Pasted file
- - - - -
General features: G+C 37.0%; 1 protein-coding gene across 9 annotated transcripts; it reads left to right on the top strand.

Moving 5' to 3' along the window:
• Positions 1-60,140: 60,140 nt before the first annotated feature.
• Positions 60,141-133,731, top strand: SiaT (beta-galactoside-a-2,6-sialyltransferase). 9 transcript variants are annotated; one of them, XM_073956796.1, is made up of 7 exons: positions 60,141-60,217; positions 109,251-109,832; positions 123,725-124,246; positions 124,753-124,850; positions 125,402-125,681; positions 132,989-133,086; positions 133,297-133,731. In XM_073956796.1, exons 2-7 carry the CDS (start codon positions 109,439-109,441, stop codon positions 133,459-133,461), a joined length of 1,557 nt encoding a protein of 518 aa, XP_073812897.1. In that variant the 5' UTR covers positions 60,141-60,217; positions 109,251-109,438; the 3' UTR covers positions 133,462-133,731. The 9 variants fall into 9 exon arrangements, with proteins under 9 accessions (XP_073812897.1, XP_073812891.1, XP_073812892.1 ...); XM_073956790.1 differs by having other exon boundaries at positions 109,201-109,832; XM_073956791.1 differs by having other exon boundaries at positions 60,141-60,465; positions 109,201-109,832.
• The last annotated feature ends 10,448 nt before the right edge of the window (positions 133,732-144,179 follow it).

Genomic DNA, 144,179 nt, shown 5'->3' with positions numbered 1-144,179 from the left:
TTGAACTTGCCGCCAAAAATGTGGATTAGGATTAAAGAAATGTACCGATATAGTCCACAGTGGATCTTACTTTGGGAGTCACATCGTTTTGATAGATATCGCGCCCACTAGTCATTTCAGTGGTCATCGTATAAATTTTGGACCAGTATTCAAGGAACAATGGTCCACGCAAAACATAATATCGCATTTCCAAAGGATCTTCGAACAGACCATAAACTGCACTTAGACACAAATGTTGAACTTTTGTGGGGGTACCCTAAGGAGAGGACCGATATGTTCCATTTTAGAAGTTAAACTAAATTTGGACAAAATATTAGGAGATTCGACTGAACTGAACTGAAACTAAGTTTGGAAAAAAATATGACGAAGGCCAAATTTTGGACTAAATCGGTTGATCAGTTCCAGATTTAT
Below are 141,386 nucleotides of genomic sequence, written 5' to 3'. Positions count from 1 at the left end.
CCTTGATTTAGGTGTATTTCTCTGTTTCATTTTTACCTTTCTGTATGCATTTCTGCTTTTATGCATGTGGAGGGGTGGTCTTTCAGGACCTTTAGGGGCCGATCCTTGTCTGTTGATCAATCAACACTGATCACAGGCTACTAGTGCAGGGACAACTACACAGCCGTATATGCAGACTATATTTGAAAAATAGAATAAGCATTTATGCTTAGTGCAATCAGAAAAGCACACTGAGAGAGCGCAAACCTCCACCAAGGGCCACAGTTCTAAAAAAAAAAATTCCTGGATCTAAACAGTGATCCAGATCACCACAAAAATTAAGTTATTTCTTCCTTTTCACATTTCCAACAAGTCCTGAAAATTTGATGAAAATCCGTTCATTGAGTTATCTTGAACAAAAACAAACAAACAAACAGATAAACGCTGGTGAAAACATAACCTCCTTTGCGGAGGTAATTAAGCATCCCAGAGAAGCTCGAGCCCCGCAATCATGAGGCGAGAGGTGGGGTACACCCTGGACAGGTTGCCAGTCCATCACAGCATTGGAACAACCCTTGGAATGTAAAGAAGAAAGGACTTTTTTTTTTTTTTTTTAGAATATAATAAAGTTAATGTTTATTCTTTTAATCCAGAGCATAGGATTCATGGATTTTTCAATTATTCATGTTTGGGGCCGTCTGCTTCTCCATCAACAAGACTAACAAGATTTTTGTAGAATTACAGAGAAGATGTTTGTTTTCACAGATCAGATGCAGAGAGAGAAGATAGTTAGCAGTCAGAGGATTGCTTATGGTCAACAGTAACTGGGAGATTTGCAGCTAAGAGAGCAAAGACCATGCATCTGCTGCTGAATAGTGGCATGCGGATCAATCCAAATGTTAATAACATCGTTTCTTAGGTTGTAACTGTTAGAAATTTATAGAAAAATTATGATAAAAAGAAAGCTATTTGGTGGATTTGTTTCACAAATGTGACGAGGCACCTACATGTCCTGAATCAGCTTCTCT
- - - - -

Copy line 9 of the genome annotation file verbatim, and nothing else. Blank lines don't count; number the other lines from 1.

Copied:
CCTTGATTTAGGTGTATTTCTCTGTTTCATTTTTACCTTTCTGTATGCATTTCTGCTTTTATGCATGTGGAGGGGTGGTCTTTCAGGACCTTTAGGGGCCGATCCTTGTCTGTTGATCAATCAACACTGATCACAGGCTACTAGTGCAGGGACAACTACACAGCCGTATATGCAGACTATATTTGAAAAATAGAATAAGCATTTATGCTTAGTGCAATCAGAAAAGCACACTGAGAGAGCGCAAACCTCCACCAAGGGCCACAGTTCTAAAAAAAAAAATTCCTGGATCTAAACAGTGATCCAGATCACCACAAAAATTAAGTTATTTCTTCCTTTTCACATTTCCAACAAGTCCTGAAAATTTGATGAAAATCCGTTCATTGAGTTATCTTGAACAAAAACAAACAAACAAACAGATAAACGCTGGTGAAAACATAACCTCCTTTGCGGAGGTAATTAAGCATCCCAGAGAAGCTCGAGCCCCGCAATCATGAGGCGAGAGGTGGGGTACACCCTGGACAGGTTGCCAGTCCATCACAGCATTGGAACAACCCTTGGAATGTAAAGAAGAAAGGACTTTTTTTTTTTTTTTTTAGAATATAATAAAGTTAATGTTTATTCTTTTAATCCAGAGCATAGGATTCATGGATTTTTCAATTATTCATGTTTGGGGCCGTCTGCTTCTCCATCAACAAGACTAACAAGATTTTTGTAGAATTACAGAGAAGATGTTTGTTTTCACAGATCAGATGCAGAGAGAGAAGATAGTTAGCAGTCAGAGGATTGCTTATGGTCAACAGTAACTGGGAGATTTGCAGCTAAGAGAGCAAAGACCATGCATCTGCTGCTGAATAGTGGCATGCGGATCAATCCAAATGTTAATAACATCGTTTCTTAGGTTGTAACTGTTAGAAATTTATAGAAAAATTATGATAAAAAGAAAGCTATTTGGTGGATTTGTTTCACAAATGTGACGAGGCACCTACATGTCCTGAATCAGCTTCTCT